As stated, train services on the Veluwe are rather limited. Buses provide most of the public transit between towns. Operations of these buses are mostly in the hands of Keolis under the RRReis formula. For long distances, the ComfortRRReis services are in operation. These are a collection of three high-quality and high-frequency bus routes:

  • C1: Nunspeet — Zwolle — Dedemsvaart
  • C2: Apeldoorn — Arnhem
  • C3: Ede — Wageningen

A full overview of RRReis-operated lines can be found on their website. It's also possible that some edges of the Veluwe have several lines operated by Arriva (Achterhoek and Rivierenland), Breng (Arnhem), Twents (Twente), IJsselmond (Flevoland) or Syntus (Utrecht).

The gardens belonging to the Het Loo Palace rivalled those of Versailles, with the fountains at Het Loo being specifically built to rise higher than those in France.
  • Along the IJssel and former Zuiderzee coast, there are many Hanseatic cities. Most of those along the river IJssel are located in Overijssel and the Achterhoek and may make for a good day trip, but those on the Veluwe are Hattem, Harderwijk and Elburg.
  • Castles and estates number plenty. At the top of the list is (expectedly) the Loo Palace in Apeldoorn, which was built by King-Stadtholder William III to rival Versailles. Other notable castles include Kasteel Doorwerth, Cannenburch (Vaassen), Middachten (De Steeg), De Essenburgh (Hierden) and Staverden.
  • Museums are generally quite small, though by no means uninteresting. Many of them focus on (a part of) the local history, but some might be more region-oriented.
    • The Museonder in Otterlo focusses on the rich nature and history that are located underground.
    • The Kröller-Müller Museum, also in Otterlo, is a notable museum for the modern and contemporary art within it. The museum houses the second-largest Van Gogh collection, as well as many works by Monet, Seurat, Picasso and Mondrian, and furthermore features a statue park with some 160 sculptures on display.
    • The Nederlands Pluimveemuseum (Dutch Poultry Museum) in Barneveld focusses on the history of the poultry industry of the Netherlands, which is concentrated most densely in the Gelderse Vallei, in which Barneveld lies.
    • Though not a museum per se, the Veluwse Stoomtrein Maatschappij (Veluwe Steam Train Society) runs heritage steam trains across the Veluwe between Apeldoorn and Dieren.
  • The Veluwe has once known a rather profitable industry around water mills, mostly producing paper. Though the trade has gone pretty much extinct nowadays, some of these water mills are kept alive and running in the region, with several around Apeldoorn still being operated by volunteers and being open to visitors.
  • Naturally, nature is a large part of what the Veluwe has to offer, featuring the oldest national park of the Netherlands, Nationaal Park de Hoge Veluwe. The region therefore lends itself well to activities such as hiking or cycling.
    • The nature lends itself to more adventurous activities as well: climbing forests are found in Apeldoorn, Ermelo, Garderen and Harderwijk, for example.
  • Water-based activities in the Veluwe are predominantly found in the north-west, alongside the former Zuiderzee coast. The lakes that lie there lend themselves well to sports like windsurfing. Inland, you'll find recreational lakes, the biggest of which is Bussloo, which has eight different beaches and since 2006 has been accompanied with the Thermen Bussloo, a sauna and wellness centre.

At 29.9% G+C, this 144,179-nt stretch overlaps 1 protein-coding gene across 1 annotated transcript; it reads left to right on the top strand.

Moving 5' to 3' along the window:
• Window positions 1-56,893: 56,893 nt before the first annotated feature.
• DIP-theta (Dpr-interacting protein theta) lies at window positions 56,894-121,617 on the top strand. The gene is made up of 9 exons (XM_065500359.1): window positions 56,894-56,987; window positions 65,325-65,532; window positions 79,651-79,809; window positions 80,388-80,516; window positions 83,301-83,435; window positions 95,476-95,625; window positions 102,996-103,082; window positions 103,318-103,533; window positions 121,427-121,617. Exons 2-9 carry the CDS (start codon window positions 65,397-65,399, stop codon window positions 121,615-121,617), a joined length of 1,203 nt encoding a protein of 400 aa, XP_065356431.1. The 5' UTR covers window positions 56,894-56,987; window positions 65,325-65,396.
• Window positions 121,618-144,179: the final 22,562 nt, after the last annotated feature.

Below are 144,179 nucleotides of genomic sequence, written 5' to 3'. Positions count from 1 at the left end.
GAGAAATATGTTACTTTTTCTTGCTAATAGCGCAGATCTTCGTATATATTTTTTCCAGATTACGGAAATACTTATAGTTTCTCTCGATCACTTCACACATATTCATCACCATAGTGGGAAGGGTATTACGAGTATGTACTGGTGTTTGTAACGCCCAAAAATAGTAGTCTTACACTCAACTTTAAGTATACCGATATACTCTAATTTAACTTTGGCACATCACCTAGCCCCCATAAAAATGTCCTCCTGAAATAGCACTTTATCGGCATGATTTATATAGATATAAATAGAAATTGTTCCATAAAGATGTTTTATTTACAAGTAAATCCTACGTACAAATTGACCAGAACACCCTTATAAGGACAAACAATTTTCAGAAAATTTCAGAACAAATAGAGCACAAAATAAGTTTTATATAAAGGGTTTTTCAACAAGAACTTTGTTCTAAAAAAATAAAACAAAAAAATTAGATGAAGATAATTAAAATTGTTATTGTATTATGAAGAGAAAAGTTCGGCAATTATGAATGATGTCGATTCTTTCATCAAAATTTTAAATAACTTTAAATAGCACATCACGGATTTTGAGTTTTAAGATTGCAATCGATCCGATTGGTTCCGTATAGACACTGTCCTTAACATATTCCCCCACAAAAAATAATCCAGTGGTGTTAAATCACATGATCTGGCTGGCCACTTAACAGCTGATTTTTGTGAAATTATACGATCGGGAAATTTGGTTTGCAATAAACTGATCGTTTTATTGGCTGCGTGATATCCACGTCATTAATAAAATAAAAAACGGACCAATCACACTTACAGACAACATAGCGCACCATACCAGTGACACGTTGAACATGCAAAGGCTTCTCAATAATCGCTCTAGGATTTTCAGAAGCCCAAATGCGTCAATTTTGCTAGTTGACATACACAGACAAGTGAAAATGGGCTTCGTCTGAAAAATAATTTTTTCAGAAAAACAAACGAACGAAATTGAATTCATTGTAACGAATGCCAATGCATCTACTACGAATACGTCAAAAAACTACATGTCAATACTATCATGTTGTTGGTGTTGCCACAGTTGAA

• Festivals offer a large range of variety, from hardcore music festival Ground Zero to popfestival Gelderpop.
In general, wild animals are able to live their lives quite comfortably in nature. It's only to control the wild populations that some may be shot.
  • Regional products consist of all sorts of honey, wine, beers, bread and cheese. An overview of the larger companies that offer these products, can be found on Visit Veluwe's Dutch website.
  • The local cuisine is dominated by game meat and forgeables, though the former Zuiderzee Coast tends to be more oriented on fishing. One of the best-known restaurants that specialises in this kind of cuisine is Planken Wambuis, between Ede and Arnhem. Another well-known restaurant is De Echoput near Het Loo, which has had an on-and-off relationship with Michelin stars.


  • Throughout the Veluwe, you will find many a Brasserie, which mostly cater towards beverages, but act mostly like a smaller kind of restaurant.
  • The region is quite sparse when it comes to Vinyards (Wijngaard), but some of them exist. You'll find a lot more breweries (brouwerij) though. These are mostly found within the city and town centres, for example Apeldoorn and Wageningen.
  • With the region containing a hill range, there are a good amount of pure spring water sources to be found.

Stay safe

Though beautiful, don't interact with wild young animals. Where there's a young, there's also a protective parent nearby that won't hesitate to defend their young. Admire wildlife from an appropriate distance instead and bring binoculars if you want to see them up close.
  • Wild animals aren't uncommon in this nature-rich province. Never approach wild animals or attempt to interact with them. Wolves, foxes, deer and boars are wild animals and potentially aggressive and should not be treated like pets.
  • During summers, the Veluwe tends to become rather dry and arid. Pack enough water when going about to not dry yourself out, and be careful with burning or smouldering objects like open fires and cigarettes. As to avoid forest fires, these may or may not be banned in certain parts of the region for some part of the year.

Go next

  • Being a part of the same geological feature, the Utrecht Hill Ridge is a fairly comparable region found in next-door province Utrecht (province), though the namesake provincial capital lends itself better to the more outgoing types.
  • One of the Netherlands' most historical eastern cities, Deventer is a stone's throw away from the eastern half of the Veluwe and features a rich identity.
  • Located across the randmeren to the northwest, Flevoland is the Netherlands' newest province, being promoted to province in 1986. Less than fifty years before that, the province was hardly more than a few small islands and a lot of sea floor.